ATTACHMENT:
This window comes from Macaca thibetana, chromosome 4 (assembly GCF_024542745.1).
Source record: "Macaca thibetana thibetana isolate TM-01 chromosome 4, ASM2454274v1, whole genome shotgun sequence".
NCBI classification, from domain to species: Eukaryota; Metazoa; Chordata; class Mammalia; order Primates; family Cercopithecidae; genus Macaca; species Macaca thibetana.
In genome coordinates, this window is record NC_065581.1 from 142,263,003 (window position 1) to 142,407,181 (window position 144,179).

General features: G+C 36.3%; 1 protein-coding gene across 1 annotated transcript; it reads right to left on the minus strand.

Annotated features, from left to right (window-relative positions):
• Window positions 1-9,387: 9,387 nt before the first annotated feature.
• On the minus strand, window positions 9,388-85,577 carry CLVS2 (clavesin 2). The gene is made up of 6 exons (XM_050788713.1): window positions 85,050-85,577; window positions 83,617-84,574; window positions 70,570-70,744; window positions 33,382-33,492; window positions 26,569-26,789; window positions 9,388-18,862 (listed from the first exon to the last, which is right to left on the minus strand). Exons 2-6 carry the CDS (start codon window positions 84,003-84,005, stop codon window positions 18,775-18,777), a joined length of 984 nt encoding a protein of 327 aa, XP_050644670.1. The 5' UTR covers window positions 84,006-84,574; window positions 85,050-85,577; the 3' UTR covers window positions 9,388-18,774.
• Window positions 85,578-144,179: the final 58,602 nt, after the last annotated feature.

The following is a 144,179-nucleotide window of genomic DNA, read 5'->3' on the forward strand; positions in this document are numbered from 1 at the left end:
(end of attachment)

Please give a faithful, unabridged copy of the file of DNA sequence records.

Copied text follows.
This window comes from Macaca thibetana, chromosome 4 (assembly GCF_024542745.1).
Source record: "Macaca thibetana thibetana isolate TM-01 chromosome 4, ASM2454274v1, whole genome shotgun sequence".
NCBI classification, from domain to species: Eukaryota; Metazoa; Chordata; class Mammalia; order Primates; family Cercopithecidae; genus Macaca; species Macaca thibetana.
In genome coordinates, this window is record NC_065581.1 from 142,263,003 (window position 1) to 142,407,181 (window position 144,179).

General features: G+C 36.3%; 1 protein-coding gene across 1 annotated transcript; it reads right to left on the minus strand.

Annotated features, from left to right (window-relative positions):
• Window positions 1-9,387: 9,387 nt before the first annotated feature.
• On the minus strand, window positions 9,388-85,577 carry CLVS2 (clavesin 2). The gene is made up of 6 exons (XM_050788713.1): window positions 85,050-85,577; window positions 83,617-84,574; window positions 70,570-70,744; window positions 33,382-33,492; window positions 26,569-26,789; window positions 9,388-18,862 (listed from the first exon to the last, which is right to left on the minus strand). Exons 2-6 carry the CDS (start codon window positions 84,003-84,005, stop codon window positions 18,775-18,777), a joined length of 984 nt encoding a protein of 327 aa, XP_050644670.1. The 5' UTR covers window positions 84,006-84,574; window positions 85,050-85,577; the 3' UTR covers window positions 9,388-18,774.
• Window positions 85,578-144,179: the final 58,602 nt, after the last annotated feature.

The following is a 144,179-nucleotide window of genomic DNA, read 5'->3' on the forward strand; positions in this document are numbered from 1 at the left end: